In an October report on opioids’ impact on New England communities, The Washington Post’s Joel Achenbach described the nation’s opioid crisis as “a decentralized disaster that authorities understand they cannot solve with handcuffs and prison bars alone.” Indeed, pretty much everyone, up to and including President Trump, is on board — at least rhetorically — with the idea this crisis must be tackled in a manner more comprehensive than the usual law enforcement approach.
Last month, Trump declared the epidemic a public health emergency, calling it the “worst drug crisis in American history,” adding that “addressing it will require all of our effort, and it will require us to confront the crisis in all of its very real complexity.”
Strong words. Too bad Trump’s administration won’t use a tool already available. It could bring treatment to millions of Americans.
Nearly a decade ago, our country took a remarkable step forward on behavioral care. With passage of the Wellstone-Domenici Mental Health Parity and Addiction Equity Act, Congress said group health insurance plans and insurance issuers that provide benefits for mental health and substance use disorders cannot treat such benefits more restrictively than they treat medical services. In other words, treatment claims related to opioid addiction, depression, anxiety and other behavioral conditions must get the same level of coverage as physical health claims. Two years later, within the Affordable Care Act, the parity requirement was extended to individual plans, and behavioral health coverage was included as an “essential health benefit” in ACA plans.
Despite this extraordinary public policy focus, we face an addiction crisis with no end in sight. Why are so many people suffering and so few getting treated? Within the complex answer is one glaring contributor: the destructive behavior of for-profit insurance companies.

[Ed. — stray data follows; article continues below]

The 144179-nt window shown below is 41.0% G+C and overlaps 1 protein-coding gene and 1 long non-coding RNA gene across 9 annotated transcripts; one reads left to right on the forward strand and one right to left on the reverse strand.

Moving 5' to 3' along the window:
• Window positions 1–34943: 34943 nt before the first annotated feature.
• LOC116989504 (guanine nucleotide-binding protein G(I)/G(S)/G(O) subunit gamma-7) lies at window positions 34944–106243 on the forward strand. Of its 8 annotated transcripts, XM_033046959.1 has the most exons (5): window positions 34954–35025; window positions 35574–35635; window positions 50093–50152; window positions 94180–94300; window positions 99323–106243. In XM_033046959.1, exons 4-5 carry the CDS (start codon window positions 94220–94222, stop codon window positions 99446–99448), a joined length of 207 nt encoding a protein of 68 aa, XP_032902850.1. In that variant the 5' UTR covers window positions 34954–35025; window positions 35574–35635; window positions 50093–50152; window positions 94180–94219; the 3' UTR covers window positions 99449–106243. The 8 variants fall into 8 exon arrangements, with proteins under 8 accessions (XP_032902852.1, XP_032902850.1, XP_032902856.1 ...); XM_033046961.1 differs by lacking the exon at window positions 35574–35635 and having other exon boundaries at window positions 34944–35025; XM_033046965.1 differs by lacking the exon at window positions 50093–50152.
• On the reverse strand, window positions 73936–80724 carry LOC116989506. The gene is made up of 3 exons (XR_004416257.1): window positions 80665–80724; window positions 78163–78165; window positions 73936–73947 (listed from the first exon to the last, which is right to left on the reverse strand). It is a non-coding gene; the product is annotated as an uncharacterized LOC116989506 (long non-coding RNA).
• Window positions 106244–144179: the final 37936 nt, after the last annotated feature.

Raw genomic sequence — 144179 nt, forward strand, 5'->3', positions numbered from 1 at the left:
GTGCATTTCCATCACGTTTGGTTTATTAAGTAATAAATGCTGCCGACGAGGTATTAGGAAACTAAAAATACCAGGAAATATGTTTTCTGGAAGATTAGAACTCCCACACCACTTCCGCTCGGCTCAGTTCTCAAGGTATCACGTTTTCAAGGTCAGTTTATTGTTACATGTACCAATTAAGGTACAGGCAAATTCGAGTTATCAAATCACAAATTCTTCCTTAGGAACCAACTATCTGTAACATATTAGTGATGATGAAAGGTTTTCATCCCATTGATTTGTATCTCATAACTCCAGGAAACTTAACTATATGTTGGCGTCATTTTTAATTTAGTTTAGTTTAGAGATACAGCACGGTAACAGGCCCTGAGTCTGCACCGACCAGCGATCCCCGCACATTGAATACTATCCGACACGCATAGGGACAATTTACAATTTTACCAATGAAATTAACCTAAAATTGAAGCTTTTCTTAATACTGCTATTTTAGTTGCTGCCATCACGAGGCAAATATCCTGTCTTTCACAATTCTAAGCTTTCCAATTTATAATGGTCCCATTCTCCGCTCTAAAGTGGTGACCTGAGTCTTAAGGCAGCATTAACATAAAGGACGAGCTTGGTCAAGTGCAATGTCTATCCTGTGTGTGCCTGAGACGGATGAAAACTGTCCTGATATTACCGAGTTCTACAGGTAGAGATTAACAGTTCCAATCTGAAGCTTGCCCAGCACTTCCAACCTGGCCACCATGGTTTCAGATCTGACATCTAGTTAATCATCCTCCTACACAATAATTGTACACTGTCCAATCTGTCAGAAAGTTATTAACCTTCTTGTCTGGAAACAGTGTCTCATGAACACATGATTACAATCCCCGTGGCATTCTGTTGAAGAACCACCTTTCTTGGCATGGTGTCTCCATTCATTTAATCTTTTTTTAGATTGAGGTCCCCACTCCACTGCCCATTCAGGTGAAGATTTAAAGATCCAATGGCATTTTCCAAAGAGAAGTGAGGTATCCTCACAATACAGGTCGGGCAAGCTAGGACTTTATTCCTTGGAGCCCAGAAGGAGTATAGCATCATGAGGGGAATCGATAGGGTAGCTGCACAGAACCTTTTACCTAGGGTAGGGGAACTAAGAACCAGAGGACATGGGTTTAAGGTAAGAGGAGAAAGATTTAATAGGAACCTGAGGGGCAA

As a litigator who has made a career of fighting for patients and providers, I’ve seen how pervasive this conduct is. Thanks to private lawsuits and action by states, the evidence is indisputable. New York has led the country in this fight, and its investigation of ValueOptions, an administrator of behavioral claims for 2.7 million people, found “denials were nearly twice as common for mental health claims than for other medical claims submitted” and “nearly four times as common” for addiction treatment. Another investigation revealed that, during one year, Blue Cross Blue Shield subsidiary Excellus denied inpatient addiction treatment “seven times as often” as inpatient medical services. The state said its action against Emblem Health for “widespread violations” of parity laws could lead to more than $30 million being returned to members.
This problem is so extensive because the largest insurers are primarily incentivized to maximize profits for shareholders, not to ensure proper coverage for the insured. Confronted with laws broadening behavioral coverage, insurers put their lawyers and lobbyists to work not to determine how to best deliver on Congress’s intent but to find every possible way to undermine it. And it’s worked. Consider that private insurers cover 54.4 percent of overall health-care spending costs — but only 20.8 percent of addiction-treatment costs — according to a 2012 Columbia University study. That study also found individuals with private insurance are three to six times less likely than those with public insurance to receive specialty addiction treatment.